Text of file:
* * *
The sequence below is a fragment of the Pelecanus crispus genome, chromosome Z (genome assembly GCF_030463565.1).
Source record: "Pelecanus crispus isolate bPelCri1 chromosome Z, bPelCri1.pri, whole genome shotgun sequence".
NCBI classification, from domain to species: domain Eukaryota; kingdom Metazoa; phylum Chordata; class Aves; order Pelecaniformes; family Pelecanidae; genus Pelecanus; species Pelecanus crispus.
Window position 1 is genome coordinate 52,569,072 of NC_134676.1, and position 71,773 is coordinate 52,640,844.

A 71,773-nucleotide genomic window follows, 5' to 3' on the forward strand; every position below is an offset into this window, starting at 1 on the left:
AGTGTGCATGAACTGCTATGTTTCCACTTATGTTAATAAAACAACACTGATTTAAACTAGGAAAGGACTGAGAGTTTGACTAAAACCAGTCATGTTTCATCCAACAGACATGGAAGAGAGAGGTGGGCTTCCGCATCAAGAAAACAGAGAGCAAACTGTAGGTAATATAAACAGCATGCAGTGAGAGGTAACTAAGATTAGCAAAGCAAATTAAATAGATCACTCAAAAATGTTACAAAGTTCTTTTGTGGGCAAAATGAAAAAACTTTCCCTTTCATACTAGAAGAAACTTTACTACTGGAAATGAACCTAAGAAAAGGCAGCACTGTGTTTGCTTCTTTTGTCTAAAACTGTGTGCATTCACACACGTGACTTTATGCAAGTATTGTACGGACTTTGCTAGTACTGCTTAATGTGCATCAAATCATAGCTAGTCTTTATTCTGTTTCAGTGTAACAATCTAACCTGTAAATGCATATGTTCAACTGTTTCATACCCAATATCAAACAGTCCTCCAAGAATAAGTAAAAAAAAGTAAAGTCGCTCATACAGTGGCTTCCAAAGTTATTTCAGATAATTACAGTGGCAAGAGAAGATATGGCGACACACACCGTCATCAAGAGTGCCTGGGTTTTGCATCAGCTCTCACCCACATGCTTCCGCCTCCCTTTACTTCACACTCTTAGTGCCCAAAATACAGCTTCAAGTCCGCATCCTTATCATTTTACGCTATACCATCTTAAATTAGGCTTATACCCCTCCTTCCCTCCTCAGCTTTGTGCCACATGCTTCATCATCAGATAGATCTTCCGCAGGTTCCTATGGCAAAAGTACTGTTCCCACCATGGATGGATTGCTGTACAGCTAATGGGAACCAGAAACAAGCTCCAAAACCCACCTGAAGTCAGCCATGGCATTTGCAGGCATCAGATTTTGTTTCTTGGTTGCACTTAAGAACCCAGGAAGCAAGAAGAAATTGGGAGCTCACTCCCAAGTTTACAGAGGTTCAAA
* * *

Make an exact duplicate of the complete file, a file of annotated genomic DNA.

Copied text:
The sequence below is a fragment of the Pelecanus crispus genome, chromosome Z (genome assembly GCF_030463565.1).
Source record: "Pelecanus crispus isolate bPelCri1 chromosome Z, bPelCri1.pri, whole genome shotgun sequence".
NCBI classification, from domain to species: domain Eukaryota; kingdom Metazoa; phylum Chordata; class Aves; order Pelecaniformes; family Pelecanidae; genus Pelecanus; species Pelecanus crispus.
Window position 1 is genome coordinate 52,569,072 of NC_134676.1, and position 71,773 is coordinate 52,640,844.

A 71,773-nucleotide genomic window follows, 5' to 3' on the forward strand; every position below is an offset into this window, starting at 1 on the left:
AGTGTGCATGAACTGCTATGTTTCCACTTATGTTAATAAAACAACACTGATTTAAACTAGGAAAGGACTGAGAGTTTGACTAAAACCAGTCATGTTTCATCCAACAGACATGGAAGAGAGAGGTGGGCTTCCGCATCAAGAAAACAGAGAGCAAACTGTAGGTAATATAAACAGCATGCAGTGAGAGGTAACTAAGATTAGCAAAGCAAATTAAATAGATCACTCAAAAATGTTACAAAGTTCTTTTGTGGGCAAAATGAAAAAACTTTCCCTTTCATACTAGAAGAAACTTTACTACTGGAAATGAACCTAAGAAAAGGCAGCACTGTGTTTGCTTCTTTTGTCTAAAACTGTGTGCATTCACACACGTGACTTTATGCAAGTATTGTACGGACTTTGCTAGTACTGCTTAATGTGCATCAAATCATAGCTAGTCTTTATTCTGTTTCAGTGTAACAATCTAACCTGTAAATGCATATGTTCAACTGTTTCATACCCAATATCAAACAGTCCTCCAAGAATAAGTAAAAAAAAGTAAAGTCGCTCATACAGTGGCTTCCAAAGTTATTTCAGATAATTACAGTGGCAAGAGAAGATATGGCGACACACACCGTCATCAAGAGTGCCTGGGTTTTGCATCAGCTCTCACCCACATGCTTCCGCCTCCCTTTACTTCACACTCTTAGTGCCCAAAATACAGCTTCAAGTCCGCATCCTTATCATTTTACGCTATACCATCTTAAATTAGGCTTATACCCCTCCTTCCCTCCTCAGCTTTGTGCCACATGCTTCATCATCAGATAGATCTTCCGCAGGTTCCTATGGCAAAAGTACTGTTCCCACCATGGATGGATTGCTGTACAGCTAATGGGAACCAGAAACAAGCTCCAAAACCCACCTGAAGTCAGCCATGGCATTTGCAGGCATCAGATTTTGTTTCTTGGTTGCACTTAAGAACCCAGGAAGCAAGAAGAAATTGGGAGCTCACTCCCAAGTTTACAGAGGTTCAAA